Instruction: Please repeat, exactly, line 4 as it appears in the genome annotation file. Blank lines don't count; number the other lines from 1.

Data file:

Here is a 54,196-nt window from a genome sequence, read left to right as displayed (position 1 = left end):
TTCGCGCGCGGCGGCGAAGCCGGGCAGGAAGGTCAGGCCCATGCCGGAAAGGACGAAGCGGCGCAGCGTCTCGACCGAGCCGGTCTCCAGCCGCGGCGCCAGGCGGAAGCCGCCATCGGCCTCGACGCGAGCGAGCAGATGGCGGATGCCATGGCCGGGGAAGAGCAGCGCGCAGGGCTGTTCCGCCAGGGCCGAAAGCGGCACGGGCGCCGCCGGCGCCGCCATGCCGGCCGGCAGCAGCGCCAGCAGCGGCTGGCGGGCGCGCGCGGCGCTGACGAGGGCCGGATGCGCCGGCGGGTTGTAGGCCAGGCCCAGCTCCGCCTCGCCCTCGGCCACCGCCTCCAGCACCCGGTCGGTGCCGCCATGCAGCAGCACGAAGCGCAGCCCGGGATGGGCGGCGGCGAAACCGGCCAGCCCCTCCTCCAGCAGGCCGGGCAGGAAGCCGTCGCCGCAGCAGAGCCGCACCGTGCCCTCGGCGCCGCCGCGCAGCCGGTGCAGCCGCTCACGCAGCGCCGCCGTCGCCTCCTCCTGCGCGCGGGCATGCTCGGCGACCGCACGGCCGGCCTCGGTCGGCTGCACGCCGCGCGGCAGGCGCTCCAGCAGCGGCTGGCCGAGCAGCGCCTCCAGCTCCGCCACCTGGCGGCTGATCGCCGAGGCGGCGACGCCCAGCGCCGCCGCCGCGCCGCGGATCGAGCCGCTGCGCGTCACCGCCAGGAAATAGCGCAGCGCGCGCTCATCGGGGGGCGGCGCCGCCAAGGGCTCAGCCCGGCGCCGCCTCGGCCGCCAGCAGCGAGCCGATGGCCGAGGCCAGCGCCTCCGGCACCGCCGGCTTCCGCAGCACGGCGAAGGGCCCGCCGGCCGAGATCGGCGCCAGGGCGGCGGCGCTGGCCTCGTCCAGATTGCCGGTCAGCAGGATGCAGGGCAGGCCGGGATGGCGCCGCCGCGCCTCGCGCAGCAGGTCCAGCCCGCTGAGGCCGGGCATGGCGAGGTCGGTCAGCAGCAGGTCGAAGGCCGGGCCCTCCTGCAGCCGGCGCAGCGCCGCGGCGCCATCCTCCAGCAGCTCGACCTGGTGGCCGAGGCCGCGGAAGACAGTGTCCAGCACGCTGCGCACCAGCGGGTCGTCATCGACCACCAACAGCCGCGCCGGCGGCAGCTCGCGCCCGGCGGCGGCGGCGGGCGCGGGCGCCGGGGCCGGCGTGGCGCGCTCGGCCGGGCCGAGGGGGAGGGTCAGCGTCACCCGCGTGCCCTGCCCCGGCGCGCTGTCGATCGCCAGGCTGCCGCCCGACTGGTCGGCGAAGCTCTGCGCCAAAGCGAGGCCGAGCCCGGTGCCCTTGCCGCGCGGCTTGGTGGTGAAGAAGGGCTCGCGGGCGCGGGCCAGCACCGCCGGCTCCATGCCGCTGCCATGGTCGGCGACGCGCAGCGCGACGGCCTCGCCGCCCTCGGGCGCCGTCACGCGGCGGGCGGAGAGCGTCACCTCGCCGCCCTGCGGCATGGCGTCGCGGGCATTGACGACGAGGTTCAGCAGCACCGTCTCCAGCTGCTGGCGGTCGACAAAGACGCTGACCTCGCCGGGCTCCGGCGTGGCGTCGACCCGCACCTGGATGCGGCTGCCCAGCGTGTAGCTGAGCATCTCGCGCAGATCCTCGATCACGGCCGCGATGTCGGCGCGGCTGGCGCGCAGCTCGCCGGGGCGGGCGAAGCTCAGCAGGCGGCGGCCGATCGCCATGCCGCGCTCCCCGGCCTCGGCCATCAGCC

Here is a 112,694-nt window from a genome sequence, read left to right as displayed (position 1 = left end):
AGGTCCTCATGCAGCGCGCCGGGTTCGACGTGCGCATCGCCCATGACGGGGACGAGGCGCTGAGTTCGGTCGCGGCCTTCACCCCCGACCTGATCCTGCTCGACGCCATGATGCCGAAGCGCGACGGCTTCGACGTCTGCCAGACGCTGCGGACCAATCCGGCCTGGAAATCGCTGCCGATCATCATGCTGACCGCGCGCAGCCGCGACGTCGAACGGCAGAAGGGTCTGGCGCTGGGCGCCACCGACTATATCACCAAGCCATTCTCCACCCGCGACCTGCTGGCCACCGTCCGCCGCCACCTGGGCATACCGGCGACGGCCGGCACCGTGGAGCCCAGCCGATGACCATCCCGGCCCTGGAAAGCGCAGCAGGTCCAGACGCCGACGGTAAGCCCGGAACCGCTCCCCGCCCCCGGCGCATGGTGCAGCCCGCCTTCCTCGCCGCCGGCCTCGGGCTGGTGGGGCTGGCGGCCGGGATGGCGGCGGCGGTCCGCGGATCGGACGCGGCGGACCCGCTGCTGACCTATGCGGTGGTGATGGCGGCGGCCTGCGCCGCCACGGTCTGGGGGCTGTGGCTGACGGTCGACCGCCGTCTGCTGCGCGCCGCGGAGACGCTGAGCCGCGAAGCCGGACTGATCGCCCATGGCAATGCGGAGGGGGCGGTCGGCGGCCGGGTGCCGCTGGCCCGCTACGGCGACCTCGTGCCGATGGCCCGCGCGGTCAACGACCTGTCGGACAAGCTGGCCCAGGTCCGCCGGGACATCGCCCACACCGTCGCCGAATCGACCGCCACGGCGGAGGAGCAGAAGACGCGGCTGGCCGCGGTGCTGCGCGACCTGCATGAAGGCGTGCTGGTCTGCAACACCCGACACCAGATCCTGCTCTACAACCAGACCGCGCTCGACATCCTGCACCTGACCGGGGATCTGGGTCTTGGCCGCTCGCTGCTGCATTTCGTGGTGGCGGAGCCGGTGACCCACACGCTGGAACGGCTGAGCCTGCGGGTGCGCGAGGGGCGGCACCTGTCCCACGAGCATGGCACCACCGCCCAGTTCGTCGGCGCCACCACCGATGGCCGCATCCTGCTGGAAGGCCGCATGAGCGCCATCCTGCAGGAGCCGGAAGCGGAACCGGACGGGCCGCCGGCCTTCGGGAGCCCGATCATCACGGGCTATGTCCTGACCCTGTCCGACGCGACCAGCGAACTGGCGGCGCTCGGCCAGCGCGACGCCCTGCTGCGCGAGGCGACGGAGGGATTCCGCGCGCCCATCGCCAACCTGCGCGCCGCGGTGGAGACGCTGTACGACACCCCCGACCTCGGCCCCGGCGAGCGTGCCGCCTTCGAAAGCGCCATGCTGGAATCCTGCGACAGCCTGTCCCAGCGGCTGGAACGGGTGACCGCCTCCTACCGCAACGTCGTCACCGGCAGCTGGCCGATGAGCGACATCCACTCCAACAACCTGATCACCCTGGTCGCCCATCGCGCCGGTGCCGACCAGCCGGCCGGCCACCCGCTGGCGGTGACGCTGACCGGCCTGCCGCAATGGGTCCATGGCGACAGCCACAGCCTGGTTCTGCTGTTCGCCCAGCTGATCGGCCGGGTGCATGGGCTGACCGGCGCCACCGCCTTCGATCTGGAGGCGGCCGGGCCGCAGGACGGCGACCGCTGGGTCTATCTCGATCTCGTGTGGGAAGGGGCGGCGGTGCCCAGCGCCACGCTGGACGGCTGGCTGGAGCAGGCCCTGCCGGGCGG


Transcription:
AGGTCCTCATGCAGCGCGCCGGGTTCGACGTGCGCATCGCCCATGACGGGGACGAGGCGCTGAGTTCGGTCGCGGCCTTCACCCCCGACCTGATCCTGCTCGACGCCATGATGCCGAAGCGCGACGGCTTCGACGTCTGCCAGACGCTGCGGACCAATCCGGCCTGGAAATCGCTGCCGATCATCATGCTGACCGCGCGCAGCCGCGACGTCGAACGGCAGAAGGGTCTGGCGCTGGGCGCCACCGACTATATCACCAAGCCATTCTCCACCCGCGACCTGCTGGCCACCGTCCGCCGCCACCTGGGCATACCGGCGACGGCCGGCACCGTGGAGCCCAGCCGATGACCATCCCGGCCCTGGAAAGCGCAGCAGGTCCAGACGCCGACGGTAAGCCCGGAACCGCTCCCCGCCCCCGGCGCATGGTGCAGCCCGCCTTCCTCGCCGCCGGCCTCGGGCTGGTGGGGCTGGCGGCCGGGATGGCGGCGGCGGTCCGCGGATCGGACGCGGCGGACCCGCTGCTGACCTATGCGGTGGTGATGGCGGCGGCCTGCGCCGCCACGGTCTGGGGGCTGTGGCTGACGGTCGACCGCCGTCTGCTGCGCGCCGCGGAGACGCTGAGCCGCGAAGCCGGACTGATCGCCCATGGCAATGCGGAGGGGGCGGTCGGCGGCCGGGTGCCGCTGGCCCGCTACGGCGACCTCGTGCCGATGGCCCGCGCGGTCAACGACCTGTCGGACAAGCTGGCCCAGGTCCGCCGGGACATCGCCCACACCGTCGCCGAATCGACCGCCACGGCGGAGGAGCAGAAGACGCGGCTGGCCGCGGTGCTGCGCGACCTGCATGAAGGCGTGCTGGTCTGCAACACCCGACACCAGATCCTGCTCTACAACCAGACCGCGCTCGACATCCTGCACCTGACCGGGGATCTGGGTCTTGGCCGCTCGCTGCTGCATTTCGTGGTGGCGGAGCCGGTGACCCACACGCTGGAACGGCTGAGCCTGCGGGTGCGCGAGGGGCGGCACCTGTCCCACGAGCATGGCACCACCGCCCAGTTCGTCGGCGCCACCACCGATGGCCGCATCCTGCTGGAAGGCCGCATGAGCGCCATCCTGCAGGAGCCGGAAGCGGAACCGGACGGGCCGCCGGCCTTCGGGAGCCCGATCATCACGGGCTATGTCCTGACCCTGTCCGACGCGACCAGCGAACTGGCGGCGCTCGGCCAGCGCGACGCCCTGCTGCGCGAGGCGACGGAGGGATTCCGCGCGCCCATCGCCAACCTGCGCGCCGCGGTGGAGACGCTGTACGACACCCCCGACCTCGGCCCCGGCGAGCGTGCCGCCTTCGAAAGCGCCATGCTGGAATCCTGCGACAGCCTGTCCCAGCGGCTGGAACGGGTGACCGCCTCCTACCGCAACGTCGTCACCGGCAGCTGGCCGATGAGCGACATCCACTCCAACAACCTGATCACCCTGGTCGCCCATCGCGCCGGTGCCGACCAGCCGGCCGGCCACCCGCTGGCGGTGACGCTGACCGGCCTGCCGCAATGGGTCCATGGCGACAGCCACAGCCTGGTTCTGCTGTTCGCCCAGCTGATCGGCCGGGTGCATGGGCTGACCGGCGCCACCGCCTTCGATCTGGAGGCGGCCGGGCCGCAGGACGGCGACCGCTGGGTCTATCTCGATCTCGTGTGGGAAGGGGCGGCGGTGCCCAGCGCCACGCTGGACGGCTGGCTGGAGCAGGCCCTGCCGGGCGG